Those hoping for an upset were disappointed: the first – and in this case, the decisive – round of the French presidential election came out exactly the way the polls said it would. Emmanuel Macron led the field by more than two points, and unless he is unmasked as a lizard person in the meantime, he will be the next president of France.
With 97% of the vote counted, Macron has 23.9% against 21.4% for the far right’s Marine Le Pen, whom he will now face in a runoff on 7 May. François Fillon (centre-right) was third with 19.9%, just 116,000 votes ahead of the far left’s Jean-Luc Mélenchon, whose 19.6% was the best-ever fourth place finish.
Benoît Hamon, candidate of the incumbent Socialist Party, could manage only 6.3%, 1.6% ahead of Eurosceptic Nicolas Dupont-Aignan. The other five candidates collected 4.1% between them, LaRouchite Jacques Cheminade finishing last on 0.2%. Turnout was 78.2%, down slightly from 2012’s 79.5%.
Leaders of both centre-right and centre-left, including Fillon and Hamon, have endorsed Macron for the second round. President François Hollande will do the same during the week, although there has been no word yet from his predecessor Nicolas Sarkozy. Mélenchon has also made no commitment yet, saying he needs to consult his supporters, but there is little doubt that he will back Macron. No-one of national standing outside of her own National Front is expected to endorse Le Pen.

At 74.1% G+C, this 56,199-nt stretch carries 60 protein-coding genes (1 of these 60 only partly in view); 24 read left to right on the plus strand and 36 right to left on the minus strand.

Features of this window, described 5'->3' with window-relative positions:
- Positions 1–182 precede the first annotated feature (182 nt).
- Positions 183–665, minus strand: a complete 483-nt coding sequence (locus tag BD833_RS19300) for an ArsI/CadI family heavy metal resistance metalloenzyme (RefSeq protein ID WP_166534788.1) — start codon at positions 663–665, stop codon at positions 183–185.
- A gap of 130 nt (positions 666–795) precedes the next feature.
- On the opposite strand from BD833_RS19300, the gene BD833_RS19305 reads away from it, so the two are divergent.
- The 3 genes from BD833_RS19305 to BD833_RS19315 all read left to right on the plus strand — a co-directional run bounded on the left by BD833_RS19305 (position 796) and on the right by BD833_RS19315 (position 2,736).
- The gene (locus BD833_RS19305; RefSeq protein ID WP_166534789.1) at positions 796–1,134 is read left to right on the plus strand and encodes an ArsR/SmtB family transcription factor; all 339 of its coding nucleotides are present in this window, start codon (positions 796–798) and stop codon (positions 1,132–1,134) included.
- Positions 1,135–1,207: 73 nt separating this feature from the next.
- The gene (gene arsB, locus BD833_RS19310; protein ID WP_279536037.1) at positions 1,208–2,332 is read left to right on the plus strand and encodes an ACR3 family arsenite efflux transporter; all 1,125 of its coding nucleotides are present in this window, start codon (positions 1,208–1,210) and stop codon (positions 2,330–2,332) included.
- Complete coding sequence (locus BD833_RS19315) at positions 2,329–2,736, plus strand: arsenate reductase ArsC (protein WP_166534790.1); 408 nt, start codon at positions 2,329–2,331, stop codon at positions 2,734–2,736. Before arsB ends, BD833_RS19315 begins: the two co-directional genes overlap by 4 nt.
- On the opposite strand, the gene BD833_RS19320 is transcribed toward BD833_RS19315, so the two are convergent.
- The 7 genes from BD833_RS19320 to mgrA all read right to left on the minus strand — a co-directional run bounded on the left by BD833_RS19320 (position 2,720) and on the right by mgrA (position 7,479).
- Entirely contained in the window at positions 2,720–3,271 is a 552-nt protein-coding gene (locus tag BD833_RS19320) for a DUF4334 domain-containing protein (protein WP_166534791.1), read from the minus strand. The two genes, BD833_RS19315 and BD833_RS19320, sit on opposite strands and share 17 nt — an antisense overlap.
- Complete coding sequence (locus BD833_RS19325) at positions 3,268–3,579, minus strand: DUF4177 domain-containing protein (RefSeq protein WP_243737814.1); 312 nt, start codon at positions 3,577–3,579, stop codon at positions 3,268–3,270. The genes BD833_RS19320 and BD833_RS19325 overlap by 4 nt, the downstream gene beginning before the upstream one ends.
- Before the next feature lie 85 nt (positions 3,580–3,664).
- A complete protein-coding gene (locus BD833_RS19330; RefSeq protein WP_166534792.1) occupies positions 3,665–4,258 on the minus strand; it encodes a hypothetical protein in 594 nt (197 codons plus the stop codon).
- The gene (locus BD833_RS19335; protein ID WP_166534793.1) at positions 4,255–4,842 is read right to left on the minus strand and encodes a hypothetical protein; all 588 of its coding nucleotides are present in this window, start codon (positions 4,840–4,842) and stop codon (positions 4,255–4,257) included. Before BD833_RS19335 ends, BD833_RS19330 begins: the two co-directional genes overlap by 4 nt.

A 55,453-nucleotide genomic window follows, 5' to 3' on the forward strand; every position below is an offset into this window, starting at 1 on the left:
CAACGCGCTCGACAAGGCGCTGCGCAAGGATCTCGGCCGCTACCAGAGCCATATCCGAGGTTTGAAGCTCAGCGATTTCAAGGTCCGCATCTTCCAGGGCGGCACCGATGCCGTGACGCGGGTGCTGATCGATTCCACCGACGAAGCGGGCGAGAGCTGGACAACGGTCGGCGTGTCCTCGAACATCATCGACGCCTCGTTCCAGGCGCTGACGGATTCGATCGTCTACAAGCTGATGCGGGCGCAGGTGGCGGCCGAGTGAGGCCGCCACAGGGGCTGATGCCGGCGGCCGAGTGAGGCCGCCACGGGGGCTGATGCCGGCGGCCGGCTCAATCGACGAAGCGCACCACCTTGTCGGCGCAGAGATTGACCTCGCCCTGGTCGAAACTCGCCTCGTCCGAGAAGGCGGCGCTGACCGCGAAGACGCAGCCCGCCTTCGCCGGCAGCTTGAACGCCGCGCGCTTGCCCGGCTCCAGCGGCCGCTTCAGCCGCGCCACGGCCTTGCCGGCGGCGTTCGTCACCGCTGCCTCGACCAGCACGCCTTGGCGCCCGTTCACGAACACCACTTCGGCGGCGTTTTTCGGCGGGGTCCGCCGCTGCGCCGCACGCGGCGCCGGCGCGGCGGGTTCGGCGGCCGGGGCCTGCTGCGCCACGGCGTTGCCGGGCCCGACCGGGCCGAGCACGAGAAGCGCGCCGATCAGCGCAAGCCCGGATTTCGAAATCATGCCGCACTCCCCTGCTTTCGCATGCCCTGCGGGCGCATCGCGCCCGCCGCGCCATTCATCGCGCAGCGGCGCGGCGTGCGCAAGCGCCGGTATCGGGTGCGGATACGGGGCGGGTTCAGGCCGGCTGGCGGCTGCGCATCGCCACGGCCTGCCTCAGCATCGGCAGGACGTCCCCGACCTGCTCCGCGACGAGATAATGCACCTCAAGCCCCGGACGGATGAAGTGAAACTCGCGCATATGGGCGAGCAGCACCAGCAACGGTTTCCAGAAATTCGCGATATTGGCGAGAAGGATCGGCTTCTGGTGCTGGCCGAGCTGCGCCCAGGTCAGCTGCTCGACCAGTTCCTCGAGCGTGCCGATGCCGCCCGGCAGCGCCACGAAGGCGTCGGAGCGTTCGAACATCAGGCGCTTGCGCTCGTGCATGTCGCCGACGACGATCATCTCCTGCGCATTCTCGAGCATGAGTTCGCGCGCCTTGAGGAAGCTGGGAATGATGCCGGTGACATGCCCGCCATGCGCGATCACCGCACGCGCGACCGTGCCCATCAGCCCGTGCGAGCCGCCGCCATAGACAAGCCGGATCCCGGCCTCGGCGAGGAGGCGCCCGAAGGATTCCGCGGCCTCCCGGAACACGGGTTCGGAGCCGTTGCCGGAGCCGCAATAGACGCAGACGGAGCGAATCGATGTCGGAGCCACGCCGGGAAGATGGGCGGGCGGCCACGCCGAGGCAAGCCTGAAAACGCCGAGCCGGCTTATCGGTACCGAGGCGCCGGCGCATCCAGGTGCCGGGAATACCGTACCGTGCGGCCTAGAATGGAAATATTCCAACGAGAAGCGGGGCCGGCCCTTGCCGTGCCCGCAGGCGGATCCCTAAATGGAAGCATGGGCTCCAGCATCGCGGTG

The only question is how big Macron’s victory will be. It will not be the 82.2% that Jacques Chirac won against Le Pen’s father in 2002, but he can reasonably hope to reach the high 60s; a Harris poll yesterday puts him at 64%.
There has been a fair bit of talk about the crossover between Mélenchon and Le Pen voters (their views on economic and foreign policy are, after all, very similar); there’s as yet no sign that Le Pen will pick up much from that quarter, but it’s something to watch for over the next two weeks.
Leakage to Le Pen is more likely to come from the right. That, for example, is what almost delivered Austria’s presidency to the far right last year. But France’s Republican politicians seem alert to the threat. Here’s Fillon’s statement from last night (my translation):
The National Front is known for its violence and its intolerance, its program would lead our country to failure, to European chaos. There is no other choice than to vote against the extreme right. I will be voting for Emmanuel Macron.
His colleagues were equally forthright, including his rival from the primaries Alain Juppé, former party president Jean-François Copé and former prime minister Jean-Pierre Raffarin.
The Republicans, however, are now setting their sights on June’s parliamentary election. They see themselves as the majority party in the nation, deprived of the presidency only by Fillon’s nepotism scandal, and if they can win a majority in the National Assembly they can impose their own government on President Macron.
The Socialists, in their advanced state of disintegration, have no such hopes, but they will at least be trying to deny the right a majority and put themselves into a position where Macron will need their support.
Both major parties have some soul-searching to do; this is the first time on record that neither of them will be represented in the second round. But working out just what sort of realignment might happen will have to wait – first for the runoff itself, and then for the test of how sympathetic a legislature Macron can assemble.